generated by pyroclastic flows entering the ocean (SELF and RAMPINO, 1981);
coastal inundation reached up to 4 m elevations (VAN PADANG, 1971; WALKER,
1973). The 3500 yBP eruption of Aniakchak volcano in Alaska produced tsunami
with runups as high as 15 m over low slopes (coastal peat bog), apparently also by
entry of pyroclastic flows into the ocean (WAYTHOMAS and NEAL, 1997).
Tsunami generated by sea-floor displacement due to gravity-driven slumps and
slides are well documented. The collapse of volcanic edifices to produce tsunami are
the focus of numerous papers in this volume and elsewhere (MCGUIRE et al., 1996).
1232 Floyd W. McCoy and Grant Heiken Pure appl. geophys.,

Massive underwater slides generating tsunami are documented, the best studied
perhaps being the Storegga slides off Norway about 7000 yBP (BUGGE et al., 1987;
JANSEN et al., 1987) leaving deposits in Scotland (DAWSON et al., 1988, 1993) and
Norway (BONDEVIK et al., 1997). Runup heights from this tsunami are estimated at
up to an elevation of 11 m (BONDEVIK et al., 1997). An underwater slide in the
Aleutian trench south of Alaska in 1946 produced devastating tsunami with runups
reaching 35 m in Alaska and 17 m in Hawaii, and with estimated maximum
wave-heights in Hawaii up to 15 m (MACDONALD et al., 1947). Tsunamis generated
by debris avalanches accompanying or following volcanic activity have produced
waves of the order of 9 – 20 m in height (reviewed in MCGUIRE, 1996).
In the Aegean, there are accounts describing historic volcanic eruptions and
consequent tsunami. In 1650, as one example, Jesuit priests on Thera described with
some awe a submarine eruption at Colombo Bank northeast of Thera (Fig. 1) ‘‘the
ocean burned . . . , flames leaping from the sea . . . fiery clouds lowered upon us . . .
cast up into the heavens enormous rocks, which fell to earth again some two
leagues away . . . in a field we saw a boulder spewed from the bowels of the earth,
of a size that 40 men could not move it . . . the sea covered with pumice . . .
sulfurous steam’’ (GALANOPOULOS and BACON, 1969). Tsunamis associated with
this eruption were apparently generated by caldera collapse; recent bathymetric
surveys of Colombo Bank indicate collapse was on the order of 400 m (PERISSO-
RATIS, 1985). On Thera, waves deposited pebbles and dead fish as much as two
miles inland in valleys (GALANOPOULOS and BACON, 1969); tsunamis were reported
to be 16 m high on the island of Ios immediately north of Thera (LUCE, 1969); at
Patmos, northeast of Thera ‘‘the sea rose 50 m and 30 m on the west and east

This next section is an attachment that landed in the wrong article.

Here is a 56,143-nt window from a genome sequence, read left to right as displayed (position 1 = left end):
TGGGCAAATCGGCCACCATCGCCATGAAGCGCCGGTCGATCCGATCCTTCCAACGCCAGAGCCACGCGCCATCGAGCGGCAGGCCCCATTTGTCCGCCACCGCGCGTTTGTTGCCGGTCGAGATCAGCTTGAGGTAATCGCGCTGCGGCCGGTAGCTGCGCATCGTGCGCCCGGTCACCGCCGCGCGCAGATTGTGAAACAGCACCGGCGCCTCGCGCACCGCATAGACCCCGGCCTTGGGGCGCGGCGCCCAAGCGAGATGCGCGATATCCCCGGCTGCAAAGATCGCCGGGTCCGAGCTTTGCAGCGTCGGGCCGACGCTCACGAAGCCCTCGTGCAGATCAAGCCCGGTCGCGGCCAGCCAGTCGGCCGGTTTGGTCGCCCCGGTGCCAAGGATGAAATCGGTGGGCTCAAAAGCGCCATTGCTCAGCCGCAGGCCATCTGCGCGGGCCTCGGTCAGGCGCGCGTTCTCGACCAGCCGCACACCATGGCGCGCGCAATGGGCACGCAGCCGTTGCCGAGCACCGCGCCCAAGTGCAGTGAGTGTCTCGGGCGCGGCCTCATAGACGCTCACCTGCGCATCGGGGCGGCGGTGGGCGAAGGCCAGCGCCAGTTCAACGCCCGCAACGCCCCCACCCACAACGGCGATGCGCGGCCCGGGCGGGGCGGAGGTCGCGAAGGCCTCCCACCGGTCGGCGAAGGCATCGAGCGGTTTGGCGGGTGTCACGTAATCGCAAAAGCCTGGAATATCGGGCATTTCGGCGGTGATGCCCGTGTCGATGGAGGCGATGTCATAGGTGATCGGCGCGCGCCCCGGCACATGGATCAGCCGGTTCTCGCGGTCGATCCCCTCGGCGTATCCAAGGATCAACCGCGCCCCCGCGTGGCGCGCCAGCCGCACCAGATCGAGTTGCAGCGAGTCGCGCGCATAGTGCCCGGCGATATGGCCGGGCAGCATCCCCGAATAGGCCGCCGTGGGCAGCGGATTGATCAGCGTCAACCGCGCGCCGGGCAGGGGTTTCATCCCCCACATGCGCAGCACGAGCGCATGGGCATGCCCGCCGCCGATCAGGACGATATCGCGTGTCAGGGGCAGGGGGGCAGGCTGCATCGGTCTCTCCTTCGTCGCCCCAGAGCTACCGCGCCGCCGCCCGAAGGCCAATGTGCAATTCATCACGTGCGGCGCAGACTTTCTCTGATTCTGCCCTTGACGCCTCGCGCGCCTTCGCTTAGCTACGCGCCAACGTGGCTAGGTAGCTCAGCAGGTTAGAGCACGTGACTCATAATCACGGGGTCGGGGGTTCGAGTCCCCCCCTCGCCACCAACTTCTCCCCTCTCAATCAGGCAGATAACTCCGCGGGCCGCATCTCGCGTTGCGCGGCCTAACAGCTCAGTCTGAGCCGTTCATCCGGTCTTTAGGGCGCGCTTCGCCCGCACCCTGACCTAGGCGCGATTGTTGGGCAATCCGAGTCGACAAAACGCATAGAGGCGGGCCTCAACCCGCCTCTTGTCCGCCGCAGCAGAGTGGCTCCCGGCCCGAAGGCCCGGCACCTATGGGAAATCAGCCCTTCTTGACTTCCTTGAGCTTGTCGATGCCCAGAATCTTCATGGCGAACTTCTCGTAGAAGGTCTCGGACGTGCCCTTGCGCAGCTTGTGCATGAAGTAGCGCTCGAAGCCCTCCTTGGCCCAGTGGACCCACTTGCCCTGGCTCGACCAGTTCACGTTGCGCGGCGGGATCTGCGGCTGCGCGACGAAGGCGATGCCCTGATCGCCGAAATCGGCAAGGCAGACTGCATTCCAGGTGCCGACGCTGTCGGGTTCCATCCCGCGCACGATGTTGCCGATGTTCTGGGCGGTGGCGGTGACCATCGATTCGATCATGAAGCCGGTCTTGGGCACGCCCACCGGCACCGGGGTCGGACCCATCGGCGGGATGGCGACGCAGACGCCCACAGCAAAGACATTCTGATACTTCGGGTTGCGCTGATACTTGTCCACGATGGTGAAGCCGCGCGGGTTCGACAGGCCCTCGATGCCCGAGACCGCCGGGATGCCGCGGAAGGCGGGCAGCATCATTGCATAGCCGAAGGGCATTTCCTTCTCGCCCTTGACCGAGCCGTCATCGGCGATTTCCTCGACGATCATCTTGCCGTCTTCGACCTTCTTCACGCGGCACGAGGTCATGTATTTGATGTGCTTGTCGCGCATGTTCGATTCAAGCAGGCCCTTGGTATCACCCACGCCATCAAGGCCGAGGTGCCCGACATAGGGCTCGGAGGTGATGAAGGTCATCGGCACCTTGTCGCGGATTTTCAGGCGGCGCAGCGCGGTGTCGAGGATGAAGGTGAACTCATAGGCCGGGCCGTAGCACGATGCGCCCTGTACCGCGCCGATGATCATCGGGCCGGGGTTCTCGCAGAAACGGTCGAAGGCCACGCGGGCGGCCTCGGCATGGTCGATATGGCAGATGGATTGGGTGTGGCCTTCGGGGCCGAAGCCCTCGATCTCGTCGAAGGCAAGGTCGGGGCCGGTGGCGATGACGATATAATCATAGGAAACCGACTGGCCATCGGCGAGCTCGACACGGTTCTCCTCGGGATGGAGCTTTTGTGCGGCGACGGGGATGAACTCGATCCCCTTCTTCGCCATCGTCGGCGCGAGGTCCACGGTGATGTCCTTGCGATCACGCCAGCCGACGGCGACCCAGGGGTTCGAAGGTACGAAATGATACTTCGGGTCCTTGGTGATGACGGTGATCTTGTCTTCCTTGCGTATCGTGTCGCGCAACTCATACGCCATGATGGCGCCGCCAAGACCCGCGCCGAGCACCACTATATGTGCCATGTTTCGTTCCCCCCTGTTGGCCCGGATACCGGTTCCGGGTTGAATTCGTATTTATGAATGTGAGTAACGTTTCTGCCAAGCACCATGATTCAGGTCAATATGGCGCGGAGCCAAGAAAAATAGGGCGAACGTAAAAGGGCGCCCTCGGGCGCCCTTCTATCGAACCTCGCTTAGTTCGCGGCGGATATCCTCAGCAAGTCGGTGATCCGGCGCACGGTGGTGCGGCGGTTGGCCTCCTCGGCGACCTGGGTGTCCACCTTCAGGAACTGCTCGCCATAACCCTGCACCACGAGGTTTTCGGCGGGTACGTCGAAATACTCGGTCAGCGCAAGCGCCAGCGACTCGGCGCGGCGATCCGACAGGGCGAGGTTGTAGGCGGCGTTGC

coasts, respectively’’ (GALANOPOULOS and BACON, 1969); on the northern coast of
Crete, ships were torn from their moorings and sank in the harbor at Iraklion (the
town was under siege by Turkish forces at the time and their ships were destroyed
by the tsunami, thus ending the siege) (GALANOPOULOS and BACON, 1969;
GALANOPOULOS, 1960; DOUMAS, 1983).

2.3 Obser6ations of Tsunami Wa6e Heights


Accounts describing tsunami often use two different observations: (1) wave
height, as would be observed at the coastline with the tsunami approaching, and (2)
elevation or distance onshore of runup by the wave, usually easy to distinguish by
limits of damage or of displaced debris inland. Wave height is a difficult measure-
ment, potentially dangerous to the observer, and is reliably measured by high-water
levels or damage levels marked on surviving structures after inundation—such
measurements are rare; good data on tsunami wave heights are correspondingly
rare. Runup is not a reliable indicator of wave height, rather is a function of
numerous variables: slope and topography offshore and onshore; soil/sediment and
rock types offshore and onshore; roughness factors determined offshore by reefs,
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bars, banks, etc., and determined onshore by rivers, hills, vegetation, buildings, etc.;
in addition to wave characteristics such as wave type, height, angle of approach,
onshore velocity, etc. (LOOMIS, 1976; COX, 1979). Experimental studies have found
amplification factors of runup over wave height as high as 5.7 (SPIELVOGEL, 1973).

3. The LBA Eruption of Thera

3.1 Archaeological Setting


In the archaeological chronology of the southern Aegean derived from pottery-
sherd types, the eruption occurred, and defines, the boundary between the Late
Minoan IA and Late Minoan IB of the Late Bronze Age (LBA) (see various papers
in HARDY, 1990). Dates center around two intervals, 1630 BC and 1500 BC (see
MANNING, 1995, for discussion of the controversy concerning these dates). Archaeo-
logical evidence provides a rich account of the effects of the eruption on civiliza-
tions in the region, particularly the Cycladic culture on Santorini and the Minoan
culture on Crete. On Santorini, an archaeological excavation at Akrotiri (Fig. 3)
uncovered what appears to have been a prosperous small city (DOUMAS, 1983)
buried within tephra of the LBA eruption.
In the aftermath of the eruption, both the Cycladic and Minoan cultures were
replaced about two centuries after the volcanic disaster by the Mycenaean culture